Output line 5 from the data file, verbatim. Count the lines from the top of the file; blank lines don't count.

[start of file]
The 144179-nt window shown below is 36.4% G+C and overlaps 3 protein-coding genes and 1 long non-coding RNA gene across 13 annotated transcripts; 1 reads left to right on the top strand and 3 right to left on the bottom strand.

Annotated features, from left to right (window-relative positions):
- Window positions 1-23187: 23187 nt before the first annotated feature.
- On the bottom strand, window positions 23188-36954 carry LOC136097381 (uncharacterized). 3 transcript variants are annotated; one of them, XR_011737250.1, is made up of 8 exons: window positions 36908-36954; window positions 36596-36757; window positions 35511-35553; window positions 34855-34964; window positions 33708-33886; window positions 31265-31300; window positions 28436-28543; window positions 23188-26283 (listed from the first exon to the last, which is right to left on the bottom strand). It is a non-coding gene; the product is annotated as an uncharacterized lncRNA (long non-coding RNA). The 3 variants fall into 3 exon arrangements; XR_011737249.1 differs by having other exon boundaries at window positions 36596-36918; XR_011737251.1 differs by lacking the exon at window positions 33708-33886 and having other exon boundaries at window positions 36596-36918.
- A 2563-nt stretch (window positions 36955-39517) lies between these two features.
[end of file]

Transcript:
- A 2563-nt stretch (window positions 36955-39517) lies between these two features.